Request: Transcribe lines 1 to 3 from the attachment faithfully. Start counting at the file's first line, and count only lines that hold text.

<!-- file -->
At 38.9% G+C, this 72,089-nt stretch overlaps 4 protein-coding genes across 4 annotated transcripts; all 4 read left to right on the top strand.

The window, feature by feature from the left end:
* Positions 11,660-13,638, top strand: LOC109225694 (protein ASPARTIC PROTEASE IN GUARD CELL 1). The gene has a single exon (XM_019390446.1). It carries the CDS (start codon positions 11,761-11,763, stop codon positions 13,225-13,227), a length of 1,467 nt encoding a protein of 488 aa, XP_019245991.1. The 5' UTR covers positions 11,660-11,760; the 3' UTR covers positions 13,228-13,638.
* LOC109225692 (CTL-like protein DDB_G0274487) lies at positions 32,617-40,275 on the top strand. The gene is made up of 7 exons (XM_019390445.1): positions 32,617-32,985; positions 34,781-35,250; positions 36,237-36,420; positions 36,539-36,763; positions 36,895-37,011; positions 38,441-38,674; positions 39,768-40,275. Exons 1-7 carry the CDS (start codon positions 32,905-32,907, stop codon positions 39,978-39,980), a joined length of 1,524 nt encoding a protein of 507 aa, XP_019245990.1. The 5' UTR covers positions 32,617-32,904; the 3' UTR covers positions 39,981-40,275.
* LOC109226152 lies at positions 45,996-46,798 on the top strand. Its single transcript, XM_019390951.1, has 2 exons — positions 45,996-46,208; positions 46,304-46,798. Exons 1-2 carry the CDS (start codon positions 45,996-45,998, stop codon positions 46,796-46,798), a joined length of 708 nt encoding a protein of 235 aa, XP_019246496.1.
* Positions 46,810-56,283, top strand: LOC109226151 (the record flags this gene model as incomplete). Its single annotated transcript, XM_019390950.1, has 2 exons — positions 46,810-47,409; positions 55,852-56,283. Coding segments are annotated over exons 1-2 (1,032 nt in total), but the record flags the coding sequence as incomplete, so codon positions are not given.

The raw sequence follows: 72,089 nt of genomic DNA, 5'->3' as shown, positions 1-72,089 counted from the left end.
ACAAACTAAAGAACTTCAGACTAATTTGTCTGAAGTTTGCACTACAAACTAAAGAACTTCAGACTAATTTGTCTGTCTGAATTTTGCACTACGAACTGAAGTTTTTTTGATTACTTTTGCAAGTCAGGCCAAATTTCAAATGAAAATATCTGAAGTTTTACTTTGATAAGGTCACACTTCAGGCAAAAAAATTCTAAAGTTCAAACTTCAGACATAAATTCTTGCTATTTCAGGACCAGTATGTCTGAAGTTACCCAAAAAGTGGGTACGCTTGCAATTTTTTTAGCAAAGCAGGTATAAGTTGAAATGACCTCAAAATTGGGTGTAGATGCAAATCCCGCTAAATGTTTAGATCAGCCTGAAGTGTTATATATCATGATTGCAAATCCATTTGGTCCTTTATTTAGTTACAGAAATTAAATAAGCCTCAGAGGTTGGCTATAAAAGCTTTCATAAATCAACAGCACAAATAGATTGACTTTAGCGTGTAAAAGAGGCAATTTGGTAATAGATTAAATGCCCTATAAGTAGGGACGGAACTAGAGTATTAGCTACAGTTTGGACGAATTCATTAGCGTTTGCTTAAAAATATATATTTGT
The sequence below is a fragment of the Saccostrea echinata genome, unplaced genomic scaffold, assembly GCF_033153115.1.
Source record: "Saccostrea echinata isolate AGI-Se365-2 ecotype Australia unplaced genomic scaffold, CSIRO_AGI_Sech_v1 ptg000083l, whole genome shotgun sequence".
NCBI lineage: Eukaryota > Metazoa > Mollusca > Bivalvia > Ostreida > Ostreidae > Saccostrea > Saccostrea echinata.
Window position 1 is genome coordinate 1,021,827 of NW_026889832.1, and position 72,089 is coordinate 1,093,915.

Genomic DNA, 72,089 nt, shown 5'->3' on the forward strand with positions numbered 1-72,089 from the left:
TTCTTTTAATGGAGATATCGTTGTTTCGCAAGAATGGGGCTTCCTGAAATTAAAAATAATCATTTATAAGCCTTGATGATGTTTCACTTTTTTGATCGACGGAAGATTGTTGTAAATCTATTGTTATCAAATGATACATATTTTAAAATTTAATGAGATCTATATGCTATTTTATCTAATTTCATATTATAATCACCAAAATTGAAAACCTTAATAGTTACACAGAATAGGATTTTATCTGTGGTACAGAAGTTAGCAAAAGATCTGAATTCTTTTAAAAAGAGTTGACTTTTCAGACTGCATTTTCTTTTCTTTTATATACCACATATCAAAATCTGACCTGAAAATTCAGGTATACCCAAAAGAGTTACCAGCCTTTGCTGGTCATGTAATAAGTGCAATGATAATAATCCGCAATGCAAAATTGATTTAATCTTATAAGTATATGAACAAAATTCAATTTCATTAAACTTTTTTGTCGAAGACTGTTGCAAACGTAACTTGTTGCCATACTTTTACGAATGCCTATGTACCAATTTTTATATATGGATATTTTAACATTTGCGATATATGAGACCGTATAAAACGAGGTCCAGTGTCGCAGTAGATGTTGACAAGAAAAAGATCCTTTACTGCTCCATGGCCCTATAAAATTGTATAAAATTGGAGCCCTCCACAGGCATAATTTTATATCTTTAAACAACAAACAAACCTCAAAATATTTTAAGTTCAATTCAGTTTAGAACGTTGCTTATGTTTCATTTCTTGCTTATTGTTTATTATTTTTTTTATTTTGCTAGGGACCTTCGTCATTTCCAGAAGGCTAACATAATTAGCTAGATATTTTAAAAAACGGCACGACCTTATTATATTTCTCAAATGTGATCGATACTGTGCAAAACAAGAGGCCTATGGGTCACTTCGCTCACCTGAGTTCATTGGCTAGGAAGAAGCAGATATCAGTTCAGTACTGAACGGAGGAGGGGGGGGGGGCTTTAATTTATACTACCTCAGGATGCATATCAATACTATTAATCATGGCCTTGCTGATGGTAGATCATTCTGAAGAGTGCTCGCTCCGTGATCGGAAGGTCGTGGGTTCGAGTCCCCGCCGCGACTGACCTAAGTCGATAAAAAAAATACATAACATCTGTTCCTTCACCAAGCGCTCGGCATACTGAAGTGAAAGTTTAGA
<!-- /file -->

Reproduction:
At 38.9% G+C, this 72,089-nt stretch overlaps 4 protein-coding genes across 4 annotated transcripts; all 4 read left to right on the top strand.

The window, feature by feature from the left end:
* Positions 11,660-13,638, top strand: LOC109225694 (protein ASPARTIC PROTEASE IN GUARD CELL 1). The gene has a single exon (XM_019390446.1). It carries the CDS (start codon positions 11,761-11,763, stop codon positions 13,225-13,227), a length of 1,467 nt encoding a protein of 488 aa, XP_019245991.1. The 5' UTR covers positions 11,660-11,760; the 3' UTR covers positions 13,228-13,638.